Short Term versus Long Term
A non-inclusive budget process is not the only obstacle. Our survey asked respondents to identify the factors that they regard as hindering sustainability in their agency (see list on page 48). The most common perceived barrier is "the pressure of short-term objectives at odds with the longer term nature of sustainability."
Likely related to that is the next most cited factor, insufficient allocation of resources. Other factors at work relate to weak accountability (see Figure 2).
Yet the survey also found that 72 percent of respondents believe government agencies are taking steps to get over such hurdles. Eighty-five percent believe that the number of barriers is the same as or less than last year, and only 15 percent believe that the barriers now are more numerous. This could suggest that the obstacles are not insurmountable and that federal agencies are making progress toward overcoming them.
What do survey respondents think is the solution to the obstacles they face? We asked them to rank a list of 10 suggested approaches. As Figure 3 shows, they put stronger leadership commitment at the top.
Our findings show that government and business share the top two areas of integration: mission and values, and external communication. They also share the perception that the biggest barrier is the pressure from short-term objectives that are at odds with the longer view needed for sustainability (see Figures 4 and 5).
These similarities hint at the possibility that the process of integrating sustainability and overcoming obstacles is consistent, even when the motives and methods are different. What is certain is that both government and business leaders have sustainability fairly high on their agenda. Thirty percent of government respondents and 28 percent of business leaders regard sustainability as either the most important agenda priority or one of the top three priorities (see Figure 6).
So who is leading in the area of sustainability, the public or private sector? Regardless of public perception, both sectors have put sustainability high on their list, and both still have much remaining to do. As Oh puts it, "The government tries to learn from and operate like business in many ways. We are doing the same thing in sustainability."
The findings from this survey suggest some of the next actions that would help government agencies build on their sustainability efforts.
- Act on their commitment. A key next step is to act on the culture being created. Policies have been written; sustainability is on the leadership agenda; now the time has come to turn commitments into reality in agency operations. "Measurement will be important in the years to come to see if we are carrying out our commitment," says Oh.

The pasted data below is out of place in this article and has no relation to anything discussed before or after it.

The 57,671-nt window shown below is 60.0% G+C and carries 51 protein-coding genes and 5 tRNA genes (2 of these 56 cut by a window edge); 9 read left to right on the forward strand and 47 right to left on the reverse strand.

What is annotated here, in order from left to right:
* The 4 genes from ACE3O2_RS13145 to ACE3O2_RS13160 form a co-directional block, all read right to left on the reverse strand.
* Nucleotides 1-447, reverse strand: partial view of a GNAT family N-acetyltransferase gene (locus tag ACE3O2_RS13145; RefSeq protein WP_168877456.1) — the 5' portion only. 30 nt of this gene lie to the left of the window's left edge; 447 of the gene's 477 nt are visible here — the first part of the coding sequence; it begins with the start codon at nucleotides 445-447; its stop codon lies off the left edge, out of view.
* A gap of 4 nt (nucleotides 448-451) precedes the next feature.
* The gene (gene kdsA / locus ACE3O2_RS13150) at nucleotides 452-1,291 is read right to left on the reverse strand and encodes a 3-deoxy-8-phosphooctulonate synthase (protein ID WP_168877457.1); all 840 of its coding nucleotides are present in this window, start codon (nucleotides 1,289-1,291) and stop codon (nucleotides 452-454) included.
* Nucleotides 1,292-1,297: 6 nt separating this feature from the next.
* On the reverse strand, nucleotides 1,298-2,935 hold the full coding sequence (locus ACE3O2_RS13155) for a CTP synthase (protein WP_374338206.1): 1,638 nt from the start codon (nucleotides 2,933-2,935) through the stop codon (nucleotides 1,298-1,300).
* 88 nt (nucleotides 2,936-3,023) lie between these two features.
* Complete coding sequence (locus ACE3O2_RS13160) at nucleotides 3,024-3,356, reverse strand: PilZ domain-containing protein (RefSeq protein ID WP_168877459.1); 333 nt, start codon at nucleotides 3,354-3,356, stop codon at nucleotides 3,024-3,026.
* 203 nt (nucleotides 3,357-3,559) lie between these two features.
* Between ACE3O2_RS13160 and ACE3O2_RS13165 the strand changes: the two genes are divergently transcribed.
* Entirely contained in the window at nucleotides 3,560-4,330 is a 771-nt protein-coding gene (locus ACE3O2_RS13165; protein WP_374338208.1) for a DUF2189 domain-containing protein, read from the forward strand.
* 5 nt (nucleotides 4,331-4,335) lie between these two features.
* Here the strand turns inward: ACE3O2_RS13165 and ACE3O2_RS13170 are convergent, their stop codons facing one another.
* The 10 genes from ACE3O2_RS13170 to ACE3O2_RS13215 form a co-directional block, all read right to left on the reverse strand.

- Collaborate on a way to calculate return-on-investment that adequately addresses sustainability. Two-thirds of survey respondents say they need a better way. There is an opportunity to learn from the other one-third, who say their method of calculation adequately addresses sustainability.
- Integrate sustainability into budgeting. Nearly half of respondents say sustainability is only "slightly" or "not at all" integrated into the budgeting process. A sustainability-sensitive method of calculating return-on-investment could help bring sustainability into budget plans and decisions. There is an opportunity here to learn from the 17 percent who say sustainability is "fully or "mostly" integrated into their budgeting process.
Although the United Nations brought awareness to sustainable development in 1987, the U.S. government has had comprehensive sustainability-related mandates for only about six years. Executive orders signed in 2007 and 2009 set goals for greenhouse gas reduction, sustainable buildings, sustainable acquisition, energy efficiency, renewable energy, recycling, and water conservation.
In a relatively short time, the federal government has made significant progress in incorporating sustainability into its mission and values, and its internal and external communication. But like a marathon rather than a sprint, a long-term perspective is needed for supporting action in the present.
And although sustainability, in actual practice, looks different for different organizations, it seems there are themes that the public and private sectors share. These could offer opportunities for productive collaboration. Understanding the federal government's current attitudes and actions toward sustainability can help uncover practices that are working well, areas that need improvement or clarification, and potential solutions.